The result was in agreement with Bekele et al. [9] and Belayneh et al. [32] who confirmed that the effectiveness of SWC measures on some of the soil physical and chemical property indicators were influenced by lack of adequate technical skill, poor implementation of conservation measures, and poor maintenance of conservation structures. Similarly, Walie [52] reported the technical skill gap in conservation design, which significantly affects the effectiveness of conservation measures. In this regard, Nael et al. [53] reported the decline of the physical, chemical, and biological qualities of soil resources due to poor soil and water management measures.

4. Conclusion

This study examined the impact of SWC practices on selected soil physicochemical properties in the Damota area, southern Ethiopia. Soil and water conservation measures resulted in relatively higher results for most of the soil fertility indicators. Soil and water conservation measures have resulted in significantly higher mean values of soil bulk density, available phosphorous (), organic carbon, total nitrogen, cation exchange capacity, and exchangeable K+ and Ca2+ (). However, the mean differences in soil texture, soil pH, exchangeable Na, and Mg2+ were not significant due to conservation measures. The limited involvement of the local community, low quality, and quantity of implementation, poor level maintenance of structures, and limited use of grasses and plantations as support to physical structures are considered to limit the effectiveness of SWC measures.

Soil and water conservation measures practiced for the last two decades in the Damota area have shown important implications in improving soil physicochemical properties (general soil condition). Therefore, strengthening the efforts currently made by integrating the local government, the community, and other stakeholders should have been recommended. Better implementation of SWC measures in a sustainable manner with continuous maintenance and use of grass strips and agroforestry practices that have both ecological and livelihood importance is vital for more effective results.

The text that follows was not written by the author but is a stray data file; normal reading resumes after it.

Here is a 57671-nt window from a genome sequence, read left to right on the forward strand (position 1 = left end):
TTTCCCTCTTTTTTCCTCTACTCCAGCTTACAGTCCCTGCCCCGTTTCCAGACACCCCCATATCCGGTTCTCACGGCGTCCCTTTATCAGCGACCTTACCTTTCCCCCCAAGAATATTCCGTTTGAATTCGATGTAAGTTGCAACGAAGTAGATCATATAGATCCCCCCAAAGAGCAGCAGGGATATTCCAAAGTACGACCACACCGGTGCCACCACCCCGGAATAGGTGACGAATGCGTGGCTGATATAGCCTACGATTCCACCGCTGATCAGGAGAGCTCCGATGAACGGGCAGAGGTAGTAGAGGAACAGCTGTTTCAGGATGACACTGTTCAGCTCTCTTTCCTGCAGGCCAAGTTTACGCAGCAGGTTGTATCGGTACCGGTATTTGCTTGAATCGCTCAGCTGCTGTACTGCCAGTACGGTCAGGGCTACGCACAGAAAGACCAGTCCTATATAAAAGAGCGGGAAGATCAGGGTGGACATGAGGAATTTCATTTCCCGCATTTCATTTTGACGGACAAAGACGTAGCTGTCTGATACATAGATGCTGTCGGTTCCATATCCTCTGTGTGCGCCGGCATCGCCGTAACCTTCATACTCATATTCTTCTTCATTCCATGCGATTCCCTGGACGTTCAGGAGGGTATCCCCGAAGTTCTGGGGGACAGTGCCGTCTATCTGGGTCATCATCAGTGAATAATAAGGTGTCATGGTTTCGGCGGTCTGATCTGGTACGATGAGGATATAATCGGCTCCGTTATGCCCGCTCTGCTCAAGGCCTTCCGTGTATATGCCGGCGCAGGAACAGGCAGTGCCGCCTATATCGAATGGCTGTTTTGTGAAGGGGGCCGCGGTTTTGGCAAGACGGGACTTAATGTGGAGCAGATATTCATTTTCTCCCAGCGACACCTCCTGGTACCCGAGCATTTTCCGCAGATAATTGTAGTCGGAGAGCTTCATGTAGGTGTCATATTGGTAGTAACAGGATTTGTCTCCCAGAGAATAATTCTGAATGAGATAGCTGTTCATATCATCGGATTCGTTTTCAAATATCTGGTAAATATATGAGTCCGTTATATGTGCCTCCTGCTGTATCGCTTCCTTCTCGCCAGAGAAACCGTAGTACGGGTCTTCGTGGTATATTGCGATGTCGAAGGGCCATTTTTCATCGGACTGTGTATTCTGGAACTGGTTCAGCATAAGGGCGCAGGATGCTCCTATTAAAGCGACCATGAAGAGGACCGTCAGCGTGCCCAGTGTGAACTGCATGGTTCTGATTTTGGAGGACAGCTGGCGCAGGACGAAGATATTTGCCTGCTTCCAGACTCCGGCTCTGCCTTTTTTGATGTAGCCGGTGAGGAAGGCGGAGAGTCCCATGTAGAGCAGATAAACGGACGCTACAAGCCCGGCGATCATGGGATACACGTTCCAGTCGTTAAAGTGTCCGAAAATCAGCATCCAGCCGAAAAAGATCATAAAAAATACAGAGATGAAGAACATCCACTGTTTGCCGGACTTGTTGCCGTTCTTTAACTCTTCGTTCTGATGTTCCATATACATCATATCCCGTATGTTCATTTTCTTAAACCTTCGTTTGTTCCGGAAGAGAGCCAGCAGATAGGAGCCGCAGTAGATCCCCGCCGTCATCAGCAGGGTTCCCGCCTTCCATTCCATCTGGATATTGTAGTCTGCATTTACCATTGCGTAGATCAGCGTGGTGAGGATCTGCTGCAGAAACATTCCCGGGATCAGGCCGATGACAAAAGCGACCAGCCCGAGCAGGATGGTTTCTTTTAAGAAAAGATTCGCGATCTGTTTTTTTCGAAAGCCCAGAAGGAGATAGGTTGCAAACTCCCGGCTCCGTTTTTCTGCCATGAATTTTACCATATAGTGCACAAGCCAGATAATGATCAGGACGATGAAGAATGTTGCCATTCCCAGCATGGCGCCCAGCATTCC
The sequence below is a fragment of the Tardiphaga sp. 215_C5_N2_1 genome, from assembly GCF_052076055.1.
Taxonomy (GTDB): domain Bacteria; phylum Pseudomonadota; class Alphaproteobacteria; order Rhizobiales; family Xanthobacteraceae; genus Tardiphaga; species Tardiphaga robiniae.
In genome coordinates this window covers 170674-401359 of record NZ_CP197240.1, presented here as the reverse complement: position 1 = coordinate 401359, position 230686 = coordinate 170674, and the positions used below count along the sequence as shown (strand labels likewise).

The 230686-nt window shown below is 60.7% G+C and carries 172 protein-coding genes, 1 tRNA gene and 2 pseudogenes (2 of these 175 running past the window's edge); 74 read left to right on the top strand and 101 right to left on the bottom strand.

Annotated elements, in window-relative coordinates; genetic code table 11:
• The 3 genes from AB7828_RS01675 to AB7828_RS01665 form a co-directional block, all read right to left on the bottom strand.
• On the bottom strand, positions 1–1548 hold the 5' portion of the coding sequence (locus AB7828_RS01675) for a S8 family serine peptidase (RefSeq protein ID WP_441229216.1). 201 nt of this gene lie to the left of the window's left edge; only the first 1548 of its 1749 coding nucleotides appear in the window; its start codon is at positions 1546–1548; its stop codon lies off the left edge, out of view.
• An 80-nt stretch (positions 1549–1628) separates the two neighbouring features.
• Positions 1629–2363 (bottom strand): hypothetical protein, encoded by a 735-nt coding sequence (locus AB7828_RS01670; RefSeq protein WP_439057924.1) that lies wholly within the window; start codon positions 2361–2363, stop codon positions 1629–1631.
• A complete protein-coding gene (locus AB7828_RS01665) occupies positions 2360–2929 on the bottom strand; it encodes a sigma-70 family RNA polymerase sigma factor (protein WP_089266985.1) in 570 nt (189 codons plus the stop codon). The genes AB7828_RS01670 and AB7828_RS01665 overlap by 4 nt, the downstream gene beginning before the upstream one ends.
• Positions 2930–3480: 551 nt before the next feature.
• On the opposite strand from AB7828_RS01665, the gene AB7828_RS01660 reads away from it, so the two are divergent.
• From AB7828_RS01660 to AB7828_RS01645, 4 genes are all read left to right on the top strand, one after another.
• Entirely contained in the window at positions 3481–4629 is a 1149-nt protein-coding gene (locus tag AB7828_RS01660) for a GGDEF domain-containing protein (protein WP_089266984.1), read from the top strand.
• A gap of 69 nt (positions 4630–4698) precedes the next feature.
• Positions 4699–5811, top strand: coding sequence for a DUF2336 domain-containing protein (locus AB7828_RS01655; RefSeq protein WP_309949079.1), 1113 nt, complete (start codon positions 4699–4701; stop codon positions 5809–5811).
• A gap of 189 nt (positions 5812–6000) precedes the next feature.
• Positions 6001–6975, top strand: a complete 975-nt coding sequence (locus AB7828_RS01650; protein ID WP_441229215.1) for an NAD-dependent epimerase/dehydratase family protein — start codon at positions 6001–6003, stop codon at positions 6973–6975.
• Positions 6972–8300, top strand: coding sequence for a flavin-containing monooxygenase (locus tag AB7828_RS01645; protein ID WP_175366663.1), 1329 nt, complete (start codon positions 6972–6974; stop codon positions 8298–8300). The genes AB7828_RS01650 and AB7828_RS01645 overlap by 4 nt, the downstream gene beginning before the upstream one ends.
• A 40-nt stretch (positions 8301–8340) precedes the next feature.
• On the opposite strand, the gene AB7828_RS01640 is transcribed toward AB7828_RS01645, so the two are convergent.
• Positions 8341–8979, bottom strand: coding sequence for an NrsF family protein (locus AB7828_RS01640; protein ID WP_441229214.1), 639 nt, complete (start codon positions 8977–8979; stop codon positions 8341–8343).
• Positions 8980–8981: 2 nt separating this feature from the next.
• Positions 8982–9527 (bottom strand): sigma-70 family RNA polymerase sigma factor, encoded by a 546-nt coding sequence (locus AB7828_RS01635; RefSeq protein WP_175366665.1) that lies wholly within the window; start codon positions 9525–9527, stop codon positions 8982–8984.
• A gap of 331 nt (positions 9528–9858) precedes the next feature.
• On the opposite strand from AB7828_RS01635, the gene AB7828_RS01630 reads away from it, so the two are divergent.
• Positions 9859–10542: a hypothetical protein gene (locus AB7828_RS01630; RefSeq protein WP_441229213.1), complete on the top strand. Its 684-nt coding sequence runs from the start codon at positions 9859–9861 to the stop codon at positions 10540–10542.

Abbreviations

ANOVA:Analysis of variance
CSA:Central statistical authority
SPSS:Statistical Packages for Social Scientists
SWC:Soil and water conservation
NGO:Nongovernmental organizations
DAs:Development agents
FAO:Food and Agriculture Organization
USDA:United States Department of Agriculture.

Data Availability

The data used to support the findings of this study are available from the corresponding author upon request.

Conflicts of Interest

The authors declare that they have no conflicts of interest.

Acknowledgments

The authors acknowledge the financial support of Arba Minch University. The authors are very grateful to the Wolayta Soddo Soil Testing Laboratory, household heads, and development agents of the Damota area for their support during data collection. The authors would also extend their thanks to enumerators for their effort devoted to collecting data from the respondents with full willingness. Finally, the contribution of the office of Agricultural and Natural Resources Management of Wolayta Zone is highly appreciated.